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Discussion Starter · #1 ·
I have a 2023 GSX-R750. Shop installed a Two Brothers exhaust before I purchased (not convinced they flashed the ECU). I just purchased a Akrapovic Megaphone (slip-on) "schwing". I would also like to install a K&N air filter.

Would the bike benifit from a fuel controller with these 2 items?
 

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I guess the answer of this question depends on what you want to get from your bike? All of this changes accomplished with best tune will give you a few additional horsepower as maximum, I think. Because the gsxr is already well tuned from the factory. If you need more you can try turbo :rolleyes:
 

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Discussion Starter · #3 ·
I guess the answer of this question depends on what you want to get from your bike? All of this changes accomplished with best tune will give you a few additional horsepower as maximum, I think. Because the gsxr is already well tuned from the factory. If you need more you can try turbo :rolleyes:
Great! So for the happiness/ health of the engine, it's not needed?
 

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The exhaust will change back pressure some and the bike should benefit a bit from a tune but you probably would not notice unless you are racing and you do no harm by not doing a tune.

For what it is worth, when I got my K6 750 track bike, it had a Yoshi system on it and the dyno guy gave me the print out that showed the AFM was just fine across the band with no PC or tune.
 

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Great! So for the happiness/ health of the engine, it's not needed?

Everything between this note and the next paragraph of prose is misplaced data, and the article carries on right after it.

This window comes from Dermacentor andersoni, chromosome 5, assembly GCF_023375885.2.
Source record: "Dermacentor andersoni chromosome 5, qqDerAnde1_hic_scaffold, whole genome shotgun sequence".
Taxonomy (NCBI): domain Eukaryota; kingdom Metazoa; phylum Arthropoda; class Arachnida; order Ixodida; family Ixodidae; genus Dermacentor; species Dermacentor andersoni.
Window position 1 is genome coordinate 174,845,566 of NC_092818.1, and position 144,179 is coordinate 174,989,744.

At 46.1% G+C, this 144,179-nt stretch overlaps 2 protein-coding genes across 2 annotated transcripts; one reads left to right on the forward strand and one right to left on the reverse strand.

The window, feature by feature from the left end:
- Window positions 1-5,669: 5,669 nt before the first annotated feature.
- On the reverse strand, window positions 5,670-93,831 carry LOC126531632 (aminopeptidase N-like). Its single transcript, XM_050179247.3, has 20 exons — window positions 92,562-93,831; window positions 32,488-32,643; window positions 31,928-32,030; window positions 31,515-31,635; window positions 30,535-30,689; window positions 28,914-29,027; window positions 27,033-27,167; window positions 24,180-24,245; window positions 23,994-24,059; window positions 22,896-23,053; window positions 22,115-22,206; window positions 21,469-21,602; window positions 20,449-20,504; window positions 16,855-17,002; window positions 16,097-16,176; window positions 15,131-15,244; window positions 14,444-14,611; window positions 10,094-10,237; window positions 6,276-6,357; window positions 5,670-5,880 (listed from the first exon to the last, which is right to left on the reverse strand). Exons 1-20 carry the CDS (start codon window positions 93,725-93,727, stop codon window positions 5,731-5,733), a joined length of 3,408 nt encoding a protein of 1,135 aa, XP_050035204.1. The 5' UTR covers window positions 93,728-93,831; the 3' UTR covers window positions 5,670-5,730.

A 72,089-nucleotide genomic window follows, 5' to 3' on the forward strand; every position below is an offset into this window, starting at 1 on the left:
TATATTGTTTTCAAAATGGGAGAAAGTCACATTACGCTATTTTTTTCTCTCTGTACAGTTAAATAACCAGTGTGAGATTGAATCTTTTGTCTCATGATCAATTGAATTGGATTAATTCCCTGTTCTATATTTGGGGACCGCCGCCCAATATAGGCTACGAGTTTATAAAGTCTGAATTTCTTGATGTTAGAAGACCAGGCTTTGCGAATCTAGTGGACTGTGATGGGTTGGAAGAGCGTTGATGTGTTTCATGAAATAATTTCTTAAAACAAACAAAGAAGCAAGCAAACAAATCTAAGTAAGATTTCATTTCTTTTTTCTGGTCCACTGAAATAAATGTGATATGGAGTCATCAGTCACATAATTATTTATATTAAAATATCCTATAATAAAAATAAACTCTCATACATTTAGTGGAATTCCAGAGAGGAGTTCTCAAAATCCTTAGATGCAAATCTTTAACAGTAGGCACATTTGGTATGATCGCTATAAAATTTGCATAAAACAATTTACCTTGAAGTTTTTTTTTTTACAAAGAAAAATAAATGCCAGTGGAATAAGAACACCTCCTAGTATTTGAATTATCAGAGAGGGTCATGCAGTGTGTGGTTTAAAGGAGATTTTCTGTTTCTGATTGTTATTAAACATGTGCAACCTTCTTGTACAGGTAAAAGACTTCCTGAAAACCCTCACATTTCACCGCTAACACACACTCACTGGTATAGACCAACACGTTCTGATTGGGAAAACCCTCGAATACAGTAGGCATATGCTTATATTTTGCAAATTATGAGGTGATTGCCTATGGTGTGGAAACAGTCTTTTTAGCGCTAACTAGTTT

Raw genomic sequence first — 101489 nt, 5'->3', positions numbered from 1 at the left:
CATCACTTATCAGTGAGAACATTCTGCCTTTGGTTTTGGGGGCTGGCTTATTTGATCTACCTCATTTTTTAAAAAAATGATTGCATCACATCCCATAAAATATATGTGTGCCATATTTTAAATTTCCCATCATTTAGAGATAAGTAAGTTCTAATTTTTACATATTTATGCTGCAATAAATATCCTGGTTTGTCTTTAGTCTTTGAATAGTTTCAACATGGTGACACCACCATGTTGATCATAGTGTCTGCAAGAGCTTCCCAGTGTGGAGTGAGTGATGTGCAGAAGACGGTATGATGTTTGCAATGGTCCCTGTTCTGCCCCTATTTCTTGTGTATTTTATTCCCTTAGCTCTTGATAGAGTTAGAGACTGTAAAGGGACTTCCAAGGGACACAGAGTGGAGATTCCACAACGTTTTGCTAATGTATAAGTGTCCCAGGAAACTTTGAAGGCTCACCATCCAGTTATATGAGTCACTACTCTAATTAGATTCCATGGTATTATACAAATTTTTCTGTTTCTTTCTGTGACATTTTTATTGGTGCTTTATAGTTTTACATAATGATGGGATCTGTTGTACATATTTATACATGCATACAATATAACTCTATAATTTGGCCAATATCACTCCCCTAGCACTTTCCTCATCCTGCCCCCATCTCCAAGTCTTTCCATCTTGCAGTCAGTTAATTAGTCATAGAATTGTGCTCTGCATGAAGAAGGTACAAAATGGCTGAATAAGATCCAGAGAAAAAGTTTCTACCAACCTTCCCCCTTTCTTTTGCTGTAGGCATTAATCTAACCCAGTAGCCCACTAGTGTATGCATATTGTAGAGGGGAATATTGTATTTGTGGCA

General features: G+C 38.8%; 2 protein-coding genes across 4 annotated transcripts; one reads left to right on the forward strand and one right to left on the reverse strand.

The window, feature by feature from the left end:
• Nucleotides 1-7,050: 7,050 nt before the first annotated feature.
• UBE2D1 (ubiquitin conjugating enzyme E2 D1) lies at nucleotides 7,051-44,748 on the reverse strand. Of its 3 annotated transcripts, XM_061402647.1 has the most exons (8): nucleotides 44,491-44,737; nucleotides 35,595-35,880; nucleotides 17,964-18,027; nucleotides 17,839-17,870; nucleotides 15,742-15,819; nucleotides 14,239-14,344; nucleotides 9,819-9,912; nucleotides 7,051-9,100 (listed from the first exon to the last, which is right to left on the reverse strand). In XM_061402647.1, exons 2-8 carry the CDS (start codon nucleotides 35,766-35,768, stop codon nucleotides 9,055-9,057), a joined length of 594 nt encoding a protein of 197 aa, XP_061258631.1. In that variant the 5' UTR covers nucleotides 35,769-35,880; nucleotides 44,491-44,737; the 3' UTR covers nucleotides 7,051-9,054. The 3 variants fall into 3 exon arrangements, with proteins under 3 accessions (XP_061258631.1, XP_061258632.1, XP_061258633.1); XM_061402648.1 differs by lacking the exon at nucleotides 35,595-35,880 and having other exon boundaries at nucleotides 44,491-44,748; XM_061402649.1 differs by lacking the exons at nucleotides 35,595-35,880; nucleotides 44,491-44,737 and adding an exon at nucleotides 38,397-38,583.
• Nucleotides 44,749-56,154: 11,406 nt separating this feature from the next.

I think you don't need a PC or anything like that for this setup. And I don't recommend using K&N zero-resistance filters, which are actually a strainer and not a filter, unless you're absolutely sure what you're doing. This strainer causes rapid wear of liners and rings when using the bike in dusty conditions.
 

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Discussion Starter · #6 ·
This is exactly what I needed to hear.
The exhaust will change back pressure some and the bike should benefit a bit from a tune but you probably would not notice unless you are racing and you do no harm by not doing a tune.

For what it is worth, when I got my K6 750 track bike, it had a Yoshi system on it and the dyno guy gave me the print out that showed the AFM was just fine across the band with no PC or tune.
This is exactly what I needed to hear. Just want to ensure my bike has a long healthy life.

Much appreciated.
 

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These bikes are rather lean from the factory at lower rpms. Opening the exhaust and intake may make this worse.
I would get the ecu flashed.
I would not get a PC. This usually just serves as another point of failure and frankly is an inferior way to control fueling.
 

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Discussion Starter · #8 ·
These bikes are rather lean from the factory at lower rpms. Opening the exhaust and intake may make this worse.
I would get the ecu flashed.
I would not get a PC. This usually just serves as another point of failure and frankly is an inferior way to control fueling.
Going back to the dealer, Do you have a estimated cost for an ECU flash?
 

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A flash is about $200 from a reputable company. No, the dealer won't do it and it will likely void any warranty.

EFI sensors compensate for steady state, low throttle opening conditions. At WOT where your bike is most stressed, the bike operates in open loop conditions and runs what the ecu map tells it to run with compensations for intake air temp.
 

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Here's a link to a popular dyno tuner that shows how lean a stock bike is typically. I say typically because I've seen this with most of my bikes including my bmw k12 which was SOOO lean at the lower rev ranges at WOT it was literally scary.